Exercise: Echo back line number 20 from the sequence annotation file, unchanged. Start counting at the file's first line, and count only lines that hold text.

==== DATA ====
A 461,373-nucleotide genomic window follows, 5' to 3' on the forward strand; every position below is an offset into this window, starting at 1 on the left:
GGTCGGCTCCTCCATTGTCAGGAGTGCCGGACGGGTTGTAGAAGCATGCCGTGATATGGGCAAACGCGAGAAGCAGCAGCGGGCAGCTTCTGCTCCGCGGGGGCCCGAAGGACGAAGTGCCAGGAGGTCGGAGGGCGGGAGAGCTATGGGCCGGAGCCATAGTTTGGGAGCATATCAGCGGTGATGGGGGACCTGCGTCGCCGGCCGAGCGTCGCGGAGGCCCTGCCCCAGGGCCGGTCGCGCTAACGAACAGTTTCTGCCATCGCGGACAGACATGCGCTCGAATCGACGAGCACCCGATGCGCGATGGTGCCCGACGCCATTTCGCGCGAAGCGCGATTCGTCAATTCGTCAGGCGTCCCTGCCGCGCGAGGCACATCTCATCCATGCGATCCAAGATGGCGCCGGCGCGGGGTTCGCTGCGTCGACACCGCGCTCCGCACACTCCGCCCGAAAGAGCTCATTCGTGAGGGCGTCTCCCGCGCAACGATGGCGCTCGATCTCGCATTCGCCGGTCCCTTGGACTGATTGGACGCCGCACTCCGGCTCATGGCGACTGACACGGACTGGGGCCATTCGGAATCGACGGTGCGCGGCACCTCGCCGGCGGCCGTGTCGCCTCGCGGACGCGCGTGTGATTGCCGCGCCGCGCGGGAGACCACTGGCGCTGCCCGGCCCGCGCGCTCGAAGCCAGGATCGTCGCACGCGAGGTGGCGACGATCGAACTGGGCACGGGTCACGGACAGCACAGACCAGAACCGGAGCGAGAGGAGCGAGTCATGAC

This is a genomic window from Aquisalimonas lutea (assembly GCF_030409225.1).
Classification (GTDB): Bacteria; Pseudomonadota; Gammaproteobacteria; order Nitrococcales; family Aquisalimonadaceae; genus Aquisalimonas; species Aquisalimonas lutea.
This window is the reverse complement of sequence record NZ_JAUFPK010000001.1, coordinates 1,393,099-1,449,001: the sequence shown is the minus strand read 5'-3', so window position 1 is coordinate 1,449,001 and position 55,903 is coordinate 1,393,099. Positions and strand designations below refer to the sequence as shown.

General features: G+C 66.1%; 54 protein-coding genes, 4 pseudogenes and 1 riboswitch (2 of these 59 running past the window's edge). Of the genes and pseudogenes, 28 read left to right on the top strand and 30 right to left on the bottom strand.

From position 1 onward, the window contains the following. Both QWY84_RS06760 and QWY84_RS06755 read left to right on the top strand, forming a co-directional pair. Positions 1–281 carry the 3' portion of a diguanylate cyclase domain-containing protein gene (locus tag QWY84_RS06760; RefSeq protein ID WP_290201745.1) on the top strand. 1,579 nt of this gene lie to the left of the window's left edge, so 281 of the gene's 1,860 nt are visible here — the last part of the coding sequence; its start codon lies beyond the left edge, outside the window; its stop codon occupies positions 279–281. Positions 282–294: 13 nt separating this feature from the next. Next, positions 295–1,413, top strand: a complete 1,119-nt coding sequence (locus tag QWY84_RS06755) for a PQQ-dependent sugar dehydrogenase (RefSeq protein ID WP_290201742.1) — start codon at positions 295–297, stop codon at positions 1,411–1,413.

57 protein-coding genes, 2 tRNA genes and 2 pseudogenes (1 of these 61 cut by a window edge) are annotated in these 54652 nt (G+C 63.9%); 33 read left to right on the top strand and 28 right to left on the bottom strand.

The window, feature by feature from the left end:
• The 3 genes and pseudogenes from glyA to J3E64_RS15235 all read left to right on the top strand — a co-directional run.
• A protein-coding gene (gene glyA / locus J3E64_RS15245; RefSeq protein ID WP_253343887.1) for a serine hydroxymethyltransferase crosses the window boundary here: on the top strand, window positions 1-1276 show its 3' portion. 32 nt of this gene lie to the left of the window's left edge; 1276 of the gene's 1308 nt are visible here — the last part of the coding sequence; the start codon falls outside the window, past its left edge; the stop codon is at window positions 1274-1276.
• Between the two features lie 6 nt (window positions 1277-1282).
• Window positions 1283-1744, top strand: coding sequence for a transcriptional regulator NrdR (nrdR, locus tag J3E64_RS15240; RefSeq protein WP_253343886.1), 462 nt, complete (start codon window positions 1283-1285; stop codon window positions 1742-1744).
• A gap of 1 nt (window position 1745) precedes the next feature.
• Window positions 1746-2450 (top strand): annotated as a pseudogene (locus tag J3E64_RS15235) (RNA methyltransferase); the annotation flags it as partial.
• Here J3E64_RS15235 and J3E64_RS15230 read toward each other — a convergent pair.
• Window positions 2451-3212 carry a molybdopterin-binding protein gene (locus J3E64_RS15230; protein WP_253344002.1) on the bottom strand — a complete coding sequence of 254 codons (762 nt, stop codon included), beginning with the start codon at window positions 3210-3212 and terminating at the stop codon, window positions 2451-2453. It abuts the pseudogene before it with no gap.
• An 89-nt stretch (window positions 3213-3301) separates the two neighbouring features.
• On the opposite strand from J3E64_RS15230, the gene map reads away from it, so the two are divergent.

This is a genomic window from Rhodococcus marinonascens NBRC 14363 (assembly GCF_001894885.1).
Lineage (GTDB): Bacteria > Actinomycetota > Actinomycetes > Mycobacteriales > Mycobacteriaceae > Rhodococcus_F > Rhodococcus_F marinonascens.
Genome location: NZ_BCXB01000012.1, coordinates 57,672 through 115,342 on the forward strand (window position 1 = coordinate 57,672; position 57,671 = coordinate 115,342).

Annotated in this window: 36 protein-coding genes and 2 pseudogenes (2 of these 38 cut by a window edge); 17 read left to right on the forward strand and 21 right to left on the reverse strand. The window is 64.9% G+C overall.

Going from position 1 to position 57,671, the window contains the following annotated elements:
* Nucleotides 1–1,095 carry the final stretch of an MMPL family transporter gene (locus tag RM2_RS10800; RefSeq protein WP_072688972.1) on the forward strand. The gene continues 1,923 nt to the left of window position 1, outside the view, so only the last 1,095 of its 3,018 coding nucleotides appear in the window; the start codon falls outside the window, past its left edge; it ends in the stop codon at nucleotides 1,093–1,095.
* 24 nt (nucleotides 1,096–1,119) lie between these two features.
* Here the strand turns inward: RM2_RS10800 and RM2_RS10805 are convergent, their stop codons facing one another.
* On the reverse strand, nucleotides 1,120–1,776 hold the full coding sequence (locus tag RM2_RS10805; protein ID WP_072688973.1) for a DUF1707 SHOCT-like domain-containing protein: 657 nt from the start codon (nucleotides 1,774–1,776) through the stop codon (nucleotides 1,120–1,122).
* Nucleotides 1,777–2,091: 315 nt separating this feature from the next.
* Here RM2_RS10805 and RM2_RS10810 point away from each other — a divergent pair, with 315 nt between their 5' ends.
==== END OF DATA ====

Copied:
This is a genomic window from Rhodococcus marinonascens NBRC 14363 (assembly GCF_001894885.1).